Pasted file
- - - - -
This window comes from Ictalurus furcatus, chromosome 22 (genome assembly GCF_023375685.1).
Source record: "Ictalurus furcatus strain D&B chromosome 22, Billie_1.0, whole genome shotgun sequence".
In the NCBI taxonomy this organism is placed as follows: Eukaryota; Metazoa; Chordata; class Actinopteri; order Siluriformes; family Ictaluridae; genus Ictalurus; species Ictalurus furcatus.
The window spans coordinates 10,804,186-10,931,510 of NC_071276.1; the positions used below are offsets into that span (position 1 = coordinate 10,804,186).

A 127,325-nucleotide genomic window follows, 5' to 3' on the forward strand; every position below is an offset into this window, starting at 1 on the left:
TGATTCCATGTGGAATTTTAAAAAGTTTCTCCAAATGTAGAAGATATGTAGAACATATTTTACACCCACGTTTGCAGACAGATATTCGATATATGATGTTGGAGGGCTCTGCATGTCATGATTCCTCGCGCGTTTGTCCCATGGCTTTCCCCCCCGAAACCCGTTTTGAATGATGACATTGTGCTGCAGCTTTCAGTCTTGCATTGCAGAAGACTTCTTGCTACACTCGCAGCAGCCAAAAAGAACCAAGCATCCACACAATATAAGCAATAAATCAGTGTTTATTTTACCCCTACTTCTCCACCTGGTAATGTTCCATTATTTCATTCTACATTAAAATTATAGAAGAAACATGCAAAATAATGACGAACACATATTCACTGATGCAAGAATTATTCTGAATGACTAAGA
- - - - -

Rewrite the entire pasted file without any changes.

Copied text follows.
This window comes from Ictalurus furcatus, chromosome 22 (genome assembly GCF_023375685.1).
Source record: "Ictalurus furcatus strain D&B chromosome 22, Billie_1.0, whole genome shotgun sequence".
In the NCBI taxonomy this organism is placed as follows: Eukaryota; Metazoa; Chordata; class Actinopteri; order Siluriformes; family Ictaluridae; genus Ictalurus; species Ictalurus furcatus.
The window spans coordinates 10,804,186-10,931,510 of NC_071276.1; the positions used below are offsets into that span (position 1 = coordinate 10,804,186).

A 127,325-nucleotide genomic window follows, 5' to 3' on the forward strand; every position below is an offset into this window, starting at 1 on the left:
TGATTCCATGTGGAATTTTAAAAAGTTTCTCCAAATGTAGAAGATATGTAGAACATATTTTACACCCACGTTTGCAGACAGATATTCGATATATGATGTTGGAGGGCTCTGCATGTCATGATTCCTCGCGCGTTTGTCCCATGGCTTTCCCCCCCGAAACCCGTTTTGAATGATGACATTGTGCTGCAGCTTTCAGTCTTGCATTGCAGAAGACTTCTTGCTACACTCGCAGCAGCCAAAAAGAACCAAGCATCCACACAATATAAGCAATAAATCAGTGTTTATTTTACCCCTACTTCTCCACCTGGTAATGTTCCATTATTTCATTCTACATTAAAATTATAGAAGAAACATGCAAAATAATGACGAACACATATTCACTGATGCAAGAATTATTCTGAATGACTAAGA